Objective: To present a theoretical model for understanding oral health care for the elderly in the context of long-term care institutions (LTCI).
Methods: Open-ended individual interviews were conducted with the elderly residing in LTCI, their carers, nursing technicians and nurses, directors of care, dental surgeons and managers of public health services. A grounded theory methodological approach was adopted for data collection and analysis.
Results: The emerging core category revealed a basic social process: 'Promoting oral health care for the elderly based on the context of LTCI'. This process was composed of two contradicting yet correlated aspects: the oral health care does not minimise the poor oral epidemiological condition, and at the same time, there was a continued improvement in the oral care expressed by better care practices. These aspects were related to the: attribution of meaning to oral health, social determination of oral health, the ageing process, interactions established in the oral health care practices, oral health care management in LTCI, inclusion of oral health care into the political-organisational dimension and possibility of conjecturing better oral health care practices.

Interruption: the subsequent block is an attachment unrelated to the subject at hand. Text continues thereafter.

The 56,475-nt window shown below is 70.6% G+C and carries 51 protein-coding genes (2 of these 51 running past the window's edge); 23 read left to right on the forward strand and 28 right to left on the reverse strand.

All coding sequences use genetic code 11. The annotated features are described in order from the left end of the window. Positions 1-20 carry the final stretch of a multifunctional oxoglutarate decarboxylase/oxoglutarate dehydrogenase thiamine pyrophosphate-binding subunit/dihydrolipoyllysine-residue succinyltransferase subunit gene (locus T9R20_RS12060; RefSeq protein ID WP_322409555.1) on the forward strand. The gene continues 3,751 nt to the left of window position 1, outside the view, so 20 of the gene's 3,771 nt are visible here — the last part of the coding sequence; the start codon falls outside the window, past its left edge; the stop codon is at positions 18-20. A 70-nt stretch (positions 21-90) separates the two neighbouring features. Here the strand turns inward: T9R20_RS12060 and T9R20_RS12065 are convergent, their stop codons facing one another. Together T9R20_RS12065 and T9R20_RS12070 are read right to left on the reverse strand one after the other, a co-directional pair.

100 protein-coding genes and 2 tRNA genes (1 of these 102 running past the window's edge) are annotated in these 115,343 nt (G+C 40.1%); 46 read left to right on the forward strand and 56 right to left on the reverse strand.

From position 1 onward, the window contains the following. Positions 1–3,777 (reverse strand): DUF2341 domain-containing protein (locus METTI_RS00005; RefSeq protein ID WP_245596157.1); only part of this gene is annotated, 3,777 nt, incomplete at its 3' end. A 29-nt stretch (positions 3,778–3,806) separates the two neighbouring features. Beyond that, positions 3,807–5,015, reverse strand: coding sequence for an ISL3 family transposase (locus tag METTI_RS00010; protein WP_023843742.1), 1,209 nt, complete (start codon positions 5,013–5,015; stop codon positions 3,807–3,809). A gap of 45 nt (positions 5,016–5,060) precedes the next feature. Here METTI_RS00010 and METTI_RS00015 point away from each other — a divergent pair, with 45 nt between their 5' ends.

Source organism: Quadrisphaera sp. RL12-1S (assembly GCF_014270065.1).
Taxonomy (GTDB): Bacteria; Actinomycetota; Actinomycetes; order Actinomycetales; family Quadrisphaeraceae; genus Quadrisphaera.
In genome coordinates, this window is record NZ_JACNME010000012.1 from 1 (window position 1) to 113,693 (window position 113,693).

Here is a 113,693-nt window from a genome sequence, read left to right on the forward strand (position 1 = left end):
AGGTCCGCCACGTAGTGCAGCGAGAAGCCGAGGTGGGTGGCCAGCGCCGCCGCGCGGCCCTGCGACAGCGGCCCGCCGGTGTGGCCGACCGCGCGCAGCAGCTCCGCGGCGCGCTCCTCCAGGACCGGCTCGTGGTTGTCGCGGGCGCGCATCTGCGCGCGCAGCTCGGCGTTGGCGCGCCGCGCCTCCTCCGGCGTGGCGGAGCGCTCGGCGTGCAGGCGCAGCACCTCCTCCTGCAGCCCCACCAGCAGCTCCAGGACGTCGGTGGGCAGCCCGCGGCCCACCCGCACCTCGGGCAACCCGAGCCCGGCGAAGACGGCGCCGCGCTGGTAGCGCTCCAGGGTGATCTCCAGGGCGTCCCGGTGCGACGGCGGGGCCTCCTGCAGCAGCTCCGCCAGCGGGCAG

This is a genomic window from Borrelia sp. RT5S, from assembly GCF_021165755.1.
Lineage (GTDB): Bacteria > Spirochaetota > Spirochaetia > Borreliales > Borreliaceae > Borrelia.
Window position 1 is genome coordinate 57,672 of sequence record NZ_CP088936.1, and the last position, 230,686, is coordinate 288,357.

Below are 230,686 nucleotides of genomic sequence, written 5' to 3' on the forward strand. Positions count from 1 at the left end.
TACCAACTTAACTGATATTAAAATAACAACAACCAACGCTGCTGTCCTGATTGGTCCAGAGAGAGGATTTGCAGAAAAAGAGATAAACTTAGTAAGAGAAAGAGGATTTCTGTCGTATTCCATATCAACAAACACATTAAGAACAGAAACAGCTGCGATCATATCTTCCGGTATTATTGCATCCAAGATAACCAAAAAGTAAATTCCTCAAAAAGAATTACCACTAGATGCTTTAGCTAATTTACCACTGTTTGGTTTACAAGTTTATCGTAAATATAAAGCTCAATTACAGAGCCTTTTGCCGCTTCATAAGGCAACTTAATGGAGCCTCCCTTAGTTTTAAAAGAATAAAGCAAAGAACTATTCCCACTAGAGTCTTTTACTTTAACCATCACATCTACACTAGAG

Conclusion: The core concept of 'Promotion of oral health care for elderly people based on the context of LTCI' is capable of explaining the variations in the structure and process of LTCI, as well as in helping to understand the meaning of the oral health care practices for the institutionalised elderly.